Hester said Act 137 does not limit what cities can have in their hiring policies, but he said it does bar them from imposing those policies on private businesses with city contracts, as Little Rock’s ordinance seeks to do.

"The city cannot create hiring policies outside of their realm. They can’t tell the local gas station or fast food restaurant or retail business or construction company how they’re going to operate their hiring practices," he said.

Carpenter said, "The city gets to decide what constitutes a responsible bidder under state law. We think a responsible bidder is one who does not discriminate."

The Hot Springs Board of Directors approved an ordinance similar to Little Rock’s in May. Rep. Mickey Gates, R-Hot Springs, asked Attorney General Leslie Rutledge for an opinion on whether Act 137 prohibits a city or county from enforcing an ordinance that conflicts with the act but was passed before the act took effect, and Rutledge said in a July 1 opinion that it does.

But Hot Springs City Attorney Brian Albright said Tuesday that Gates "didn’t ask the question as to whether or not our ordinance was in conflict with 137." Albright said he advised the city board in July that the groups protected in the ordinance are already protected in various state laws, so in his opinion the ordinance does not conflict with the act.

Eureka Springs has had an anti-discrimination ordinance covering city hiring practices and businesses with city contracts since 2006. In May, voters in the city approved a new ordinance prohibiting discrimination based on sexual orientation or gender identity in employment, housing and public accommodations — a measure modeled after the one the Fayetteville City Council approved and voters later repealed.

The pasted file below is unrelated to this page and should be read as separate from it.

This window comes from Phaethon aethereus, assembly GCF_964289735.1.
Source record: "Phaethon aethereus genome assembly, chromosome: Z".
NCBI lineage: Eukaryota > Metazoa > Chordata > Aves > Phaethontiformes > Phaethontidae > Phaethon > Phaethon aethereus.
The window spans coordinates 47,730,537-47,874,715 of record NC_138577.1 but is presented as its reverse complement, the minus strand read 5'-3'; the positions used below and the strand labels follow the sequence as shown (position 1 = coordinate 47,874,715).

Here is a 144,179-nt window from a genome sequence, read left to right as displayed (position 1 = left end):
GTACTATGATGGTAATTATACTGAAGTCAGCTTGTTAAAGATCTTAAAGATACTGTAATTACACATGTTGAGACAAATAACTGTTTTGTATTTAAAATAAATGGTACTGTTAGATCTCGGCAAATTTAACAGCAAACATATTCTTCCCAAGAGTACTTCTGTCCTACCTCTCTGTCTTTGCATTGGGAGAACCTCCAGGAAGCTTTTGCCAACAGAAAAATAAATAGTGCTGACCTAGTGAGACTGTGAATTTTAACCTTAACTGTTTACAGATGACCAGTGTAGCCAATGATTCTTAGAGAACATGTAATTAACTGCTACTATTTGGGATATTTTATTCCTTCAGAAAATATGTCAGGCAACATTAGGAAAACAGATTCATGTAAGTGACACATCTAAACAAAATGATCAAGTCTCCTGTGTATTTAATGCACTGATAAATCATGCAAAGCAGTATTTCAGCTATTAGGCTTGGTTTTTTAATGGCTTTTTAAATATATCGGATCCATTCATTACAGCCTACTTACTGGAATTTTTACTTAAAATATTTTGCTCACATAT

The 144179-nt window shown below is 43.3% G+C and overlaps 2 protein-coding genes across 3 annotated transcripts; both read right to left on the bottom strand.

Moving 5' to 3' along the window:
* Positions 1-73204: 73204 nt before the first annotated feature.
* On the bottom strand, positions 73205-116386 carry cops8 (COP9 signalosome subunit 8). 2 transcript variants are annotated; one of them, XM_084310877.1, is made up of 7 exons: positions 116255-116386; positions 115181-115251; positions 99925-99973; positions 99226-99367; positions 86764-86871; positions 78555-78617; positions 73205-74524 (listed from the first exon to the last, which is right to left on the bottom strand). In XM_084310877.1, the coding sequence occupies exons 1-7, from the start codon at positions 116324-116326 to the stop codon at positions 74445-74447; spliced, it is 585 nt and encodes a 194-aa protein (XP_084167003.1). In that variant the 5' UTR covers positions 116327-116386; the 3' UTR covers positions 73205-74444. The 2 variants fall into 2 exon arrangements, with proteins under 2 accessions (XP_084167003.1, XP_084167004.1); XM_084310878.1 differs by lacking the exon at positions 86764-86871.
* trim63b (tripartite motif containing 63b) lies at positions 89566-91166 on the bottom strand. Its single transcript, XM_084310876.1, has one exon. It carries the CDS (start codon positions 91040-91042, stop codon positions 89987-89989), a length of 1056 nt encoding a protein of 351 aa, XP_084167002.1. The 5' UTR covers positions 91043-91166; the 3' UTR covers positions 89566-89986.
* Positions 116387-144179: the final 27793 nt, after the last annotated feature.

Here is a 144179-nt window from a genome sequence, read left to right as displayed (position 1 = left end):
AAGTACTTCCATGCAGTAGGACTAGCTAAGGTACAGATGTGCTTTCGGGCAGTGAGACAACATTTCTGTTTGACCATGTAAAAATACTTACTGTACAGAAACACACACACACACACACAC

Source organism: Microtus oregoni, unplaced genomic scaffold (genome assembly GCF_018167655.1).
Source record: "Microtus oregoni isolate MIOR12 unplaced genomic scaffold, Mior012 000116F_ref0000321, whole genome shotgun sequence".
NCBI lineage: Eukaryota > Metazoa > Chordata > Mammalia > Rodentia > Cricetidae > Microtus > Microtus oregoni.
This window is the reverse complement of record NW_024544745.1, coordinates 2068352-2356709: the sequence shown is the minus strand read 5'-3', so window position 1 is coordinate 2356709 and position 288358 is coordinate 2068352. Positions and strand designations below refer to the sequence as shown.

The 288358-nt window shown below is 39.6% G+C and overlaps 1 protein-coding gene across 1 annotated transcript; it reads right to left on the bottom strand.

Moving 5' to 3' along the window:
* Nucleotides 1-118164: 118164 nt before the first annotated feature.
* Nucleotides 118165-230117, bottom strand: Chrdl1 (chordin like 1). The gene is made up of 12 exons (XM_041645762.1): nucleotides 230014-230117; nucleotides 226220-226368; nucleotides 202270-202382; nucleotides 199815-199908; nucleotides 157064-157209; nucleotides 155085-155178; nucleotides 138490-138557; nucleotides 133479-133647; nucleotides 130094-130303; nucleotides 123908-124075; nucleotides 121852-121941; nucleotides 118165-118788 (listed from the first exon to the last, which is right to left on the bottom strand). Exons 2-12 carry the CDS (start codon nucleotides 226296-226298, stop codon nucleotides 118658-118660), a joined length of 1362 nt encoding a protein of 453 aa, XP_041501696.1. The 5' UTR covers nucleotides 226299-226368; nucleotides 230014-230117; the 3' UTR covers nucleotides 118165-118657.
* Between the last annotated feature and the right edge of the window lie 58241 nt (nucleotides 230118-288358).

The ordinance also prohibited discrimination based on "socioeconomic status," but last week the Eureka Springs City Council voted to remove that phrase in the hope of making the ordinance more likely to survive a court challenge.

Eureka Springs Alderman James DeVito said Tuesday, "We knew full well going into this that this could be a point of contention with the state. We feel that we have rights and responsibilities for home rule, and our mandate from the people is provide for the health, welfare and safety of our constituents — and that’s exactly what we’re doing."

Hester said cities that have passed anti-discrimination ordinances since the passage of Act 137 are "just trying to make a symbolic gesture."

"I can assure you that a few cities may try to keep them on the books, but you will not see a city try to enforce this," he said.

Several city and county officials said Tuesday they did not expect to need to enforce the ordinances. Pulaski County Judge Barry Hyde said he doubted any business would challenge the county’s anti-discrimination ordinance, which is similar to Little Rock’s, by declaring that it wanted to discriminate.

"We think it’s a non-starter," he said.